Place-based policy approaches and rural Scotland: RESAS Strategic Research Programme Research Deliverable 3.4.2 Place-based policy and its implications for policy and service delivery

Jane Atterton*

*Corresponding author for this work

Research output: Working paper/PreprintWorking paper

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Executive Summary

There has been a return to place-based policy-making in Scotland in recent years, particularly as a result of the recommendations of the Christie Commission on the delivery of public services and the Community Empowerment (Scotland) Act 2015. However, the term ‘place-based approach’ remains poorly defined and the implications for rural Scotland have not been fully explored.
Defining ‘place-based approaches’
- The Organisation for Economic Co-operation and Development’s (OECD) New Rural Paradigm (2006) and its more recent Rural Policy 3.0 (2016) are fundamentally based on place, and the need to build on local assets and potential through integrated partnership working. Its parallel regional development work has demonstrated how all regions have the potential to grow and argued that they should be supported to do so, through tailored place-based approaches to encourage economic growth and the creation of a more inclusive society.
- The European Commission (EC) work on place-based approaches emphasises the need for a balance of exogenous and endogenous interventions and multilevel governance to develop integrated, locally-owned strategies. For the OECD and EC this approach is about much more than funding directed towards particular places; it signifies a new philosophy and style of operating.
- In Scotland, the re-emergence of place-based approaches is set very much in the context of reform of Scotland’s public services, given tightened budgets and increased demands, to encourage more integrated service provision at local level. However, in the Christie Commission, and the Government’s response to it, it is argued that place-based approaches do more than provide an opportunity to address key agendas such as prevention and early intervention, and tackle inequalities. They also offer the potential to tackle cross-cutting issues through an integrated and joined-up approach across geographic and organisational boundaries and to develop the most appropriate responses, based on bottom-up endogenous knowledge, resources, etc. and putting communities at the heart of activities.
Implications for rural Scotland
- The new emphasis on place-based policy approaches in Scotland has particular
implications for its rural communities. For example, in terms of services, there are specific challenges in rural locations relating to the costs of service delivery, which need to be recognised as today’s place-based approaches are funded from mainstream resources. However, more positively, place-based initiatives offer opportunities for rural areas to be at the forefront of innovative approaches to the delivery of services through new collaborative working or the use of digital technology.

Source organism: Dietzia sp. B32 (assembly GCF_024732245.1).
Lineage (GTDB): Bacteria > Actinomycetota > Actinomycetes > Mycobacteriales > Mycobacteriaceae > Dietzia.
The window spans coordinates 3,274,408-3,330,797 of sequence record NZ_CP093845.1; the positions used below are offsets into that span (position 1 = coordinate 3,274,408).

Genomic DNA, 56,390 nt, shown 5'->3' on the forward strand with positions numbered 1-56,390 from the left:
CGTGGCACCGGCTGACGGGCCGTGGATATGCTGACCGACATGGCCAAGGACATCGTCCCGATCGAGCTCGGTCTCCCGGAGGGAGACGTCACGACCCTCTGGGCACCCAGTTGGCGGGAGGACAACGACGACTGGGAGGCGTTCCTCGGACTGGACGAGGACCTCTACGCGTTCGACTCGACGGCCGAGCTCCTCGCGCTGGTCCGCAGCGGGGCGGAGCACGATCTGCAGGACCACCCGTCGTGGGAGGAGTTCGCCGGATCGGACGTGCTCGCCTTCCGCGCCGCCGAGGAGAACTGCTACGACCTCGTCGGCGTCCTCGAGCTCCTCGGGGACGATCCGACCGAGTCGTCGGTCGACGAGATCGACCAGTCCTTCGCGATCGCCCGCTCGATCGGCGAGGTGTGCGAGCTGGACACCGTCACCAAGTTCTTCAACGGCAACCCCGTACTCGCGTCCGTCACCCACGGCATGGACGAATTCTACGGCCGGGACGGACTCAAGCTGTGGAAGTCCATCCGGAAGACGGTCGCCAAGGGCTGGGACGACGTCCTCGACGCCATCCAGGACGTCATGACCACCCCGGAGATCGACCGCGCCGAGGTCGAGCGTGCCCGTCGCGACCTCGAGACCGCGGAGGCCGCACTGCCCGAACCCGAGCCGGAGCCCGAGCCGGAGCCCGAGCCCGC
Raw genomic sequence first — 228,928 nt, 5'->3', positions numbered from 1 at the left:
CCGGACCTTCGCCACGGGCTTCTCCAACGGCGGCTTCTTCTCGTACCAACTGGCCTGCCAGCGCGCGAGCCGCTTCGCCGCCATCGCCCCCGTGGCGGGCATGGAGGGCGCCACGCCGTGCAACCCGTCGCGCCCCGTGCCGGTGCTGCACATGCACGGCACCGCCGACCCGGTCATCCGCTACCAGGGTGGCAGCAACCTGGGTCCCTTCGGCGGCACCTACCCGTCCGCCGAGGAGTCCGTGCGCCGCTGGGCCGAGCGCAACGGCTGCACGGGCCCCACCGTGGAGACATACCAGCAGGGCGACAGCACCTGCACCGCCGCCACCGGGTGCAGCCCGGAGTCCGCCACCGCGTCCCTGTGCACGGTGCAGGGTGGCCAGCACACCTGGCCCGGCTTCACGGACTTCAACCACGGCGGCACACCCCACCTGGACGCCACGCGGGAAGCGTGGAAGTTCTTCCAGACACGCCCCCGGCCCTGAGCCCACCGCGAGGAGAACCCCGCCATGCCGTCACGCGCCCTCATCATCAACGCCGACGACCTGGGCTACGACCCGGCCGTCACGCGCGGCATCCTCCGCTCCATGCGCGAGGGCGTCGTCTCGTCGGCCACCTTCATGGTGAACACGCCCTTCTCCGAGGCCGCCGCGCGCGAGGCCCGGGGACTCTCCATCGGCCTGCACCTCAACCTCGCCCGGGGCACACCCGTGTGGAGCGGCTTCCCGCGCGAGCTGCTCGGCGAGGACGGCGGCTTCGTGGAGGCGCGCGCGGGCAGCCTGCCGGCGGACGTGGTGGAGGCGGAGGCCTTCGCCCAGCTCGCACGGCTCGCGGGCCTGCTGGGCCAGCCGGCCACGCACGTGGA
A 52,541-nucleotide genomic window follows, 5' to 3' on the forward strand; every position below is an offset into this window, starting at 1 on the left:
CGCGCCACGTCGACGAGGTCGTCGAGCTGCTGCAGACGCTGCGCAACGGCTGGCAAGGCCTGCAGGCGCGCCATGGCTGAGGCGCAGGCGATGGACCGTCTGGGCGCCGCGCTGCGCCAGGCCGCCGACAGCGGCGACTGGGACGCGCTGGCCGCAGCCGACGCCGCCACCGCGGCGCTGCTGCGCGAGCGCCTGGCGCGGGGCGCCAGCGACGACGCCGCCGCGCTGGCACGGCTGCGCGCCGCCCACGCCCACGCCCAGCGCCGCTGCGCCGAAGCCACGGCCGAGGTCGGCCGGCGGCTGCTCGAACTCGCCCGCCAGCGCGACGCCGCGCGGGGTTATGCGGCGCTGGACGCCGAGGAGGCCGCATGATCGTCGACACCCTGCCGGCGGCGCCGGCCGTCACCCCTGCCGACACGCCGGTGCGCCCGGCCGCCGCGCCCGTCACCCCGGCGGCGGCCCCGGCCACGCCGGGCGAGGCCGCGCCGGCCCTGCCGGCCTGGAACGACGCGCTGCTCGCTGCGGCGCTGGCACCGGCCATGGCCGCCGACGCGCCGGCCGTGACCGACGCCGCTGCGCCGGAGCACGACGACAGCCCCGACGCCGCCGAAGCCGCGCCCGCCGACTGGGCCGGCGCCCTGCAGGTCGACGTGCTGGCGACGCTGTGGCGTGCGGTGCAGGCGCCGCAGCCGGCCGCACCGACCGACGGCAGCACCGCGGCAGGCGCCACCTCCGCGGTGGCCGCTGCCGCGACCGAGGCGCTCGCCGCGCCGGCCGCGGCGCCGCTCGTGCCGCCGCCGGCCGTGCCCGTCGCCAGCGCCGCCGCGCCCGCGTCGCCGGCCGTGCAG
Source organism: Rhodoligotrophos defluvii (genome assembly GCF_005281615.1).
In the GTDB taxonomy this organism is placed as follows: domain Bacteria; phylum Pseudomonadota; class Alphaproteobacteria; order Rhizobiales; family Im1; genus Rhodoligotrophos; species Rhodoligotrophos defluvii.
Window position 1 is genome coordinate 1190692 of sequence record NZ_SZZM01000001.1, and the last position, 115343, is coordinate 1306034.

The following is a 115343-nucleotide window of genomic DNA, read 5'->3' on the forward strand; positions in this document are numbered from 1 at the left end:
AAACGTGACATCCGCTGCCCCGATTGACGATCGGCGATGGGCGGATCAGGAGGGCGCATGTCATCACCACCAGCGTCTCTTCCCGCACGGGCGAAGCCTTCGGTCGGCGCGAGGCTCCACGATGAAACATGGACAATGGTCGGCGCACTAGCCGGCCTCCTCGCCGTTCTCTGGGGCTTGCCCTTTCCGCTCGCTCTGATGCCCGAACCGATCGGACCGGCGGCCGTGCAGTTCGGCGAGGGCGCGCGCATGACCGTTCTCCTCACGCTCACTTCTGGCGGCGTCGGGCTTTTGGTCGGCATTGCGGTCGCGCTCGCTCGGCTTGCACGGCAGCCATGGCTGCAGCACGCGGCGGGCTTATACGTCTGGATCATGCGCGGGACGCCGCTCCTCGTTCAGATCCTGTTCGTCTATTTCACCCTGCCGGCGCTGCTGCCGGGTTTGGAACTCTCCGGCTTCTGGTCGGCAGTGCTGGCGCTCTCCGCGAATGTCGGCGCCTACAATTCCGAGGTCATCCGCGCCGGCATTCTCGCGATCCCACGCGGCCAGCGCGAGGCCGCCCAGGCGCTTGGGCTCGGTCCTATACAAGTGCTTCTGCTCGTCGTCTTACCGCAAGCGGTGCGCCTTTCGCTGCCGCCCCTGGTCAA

- Defining the appropriate scale of place for an intervention is critical in rural areas and taking a functional region (e.g. a town and its hinterland) may be more appropriate than using existing administrative boundaries.
- It is critical that there is an adequate evidence base to inform the design of place-based approaches, and to monitor and measure their impact, but this evidence base does not always exist for rural areas. As inequality and deprivation are the key issues guiding the location of place-based approaches, it is especially important that up-to-date and fine grained data exists to identify these in all locations and thus target approaches appropriately and accurately measure impacts.
- There is evidence to suggest that rural communities often have high levels of capacity due to their remote location or the challenges that they have faced (i.e. due to necessity), therefore they may be particularly well placed to engage in place-based initiatives. However, having a public (and private) sector which is supportive of and helps to build this engagement is critical, particularly in those communities which do not have a history of engaging, in order to avoid the creation of an increasingly uneven socio-economic development landscape.
- Moreover, having a policy framework which recognises and is supportive of place-based innovation at local level is important.
- Finally, notwithstanding the considerable challenges that some rural areas still face, including in terms of the requirement to enhance their capacity to engage, the adoption of a place-based approach in national policy-making in Scotland offers the opportunity to develop a more positive dialogue around the future of rural communities based on their wider range of economic, social and environmental assets and their often untapped potential.
Original languageEnglish
Number of pages24
Publication statusPrint publication - Jul 2017

Bibliographical note

This report should be cited as: Atterton, J. (2017) Place-based policy approaches and rural Scotland,
Working Paper from RESAS Research Deliverable 3.4.2 Place-based policy and its
implications for policy and service delivery (July).


  • place-based policy
  • place-based approaches
  • rural policy
  • rural development
  • communities
  • community development


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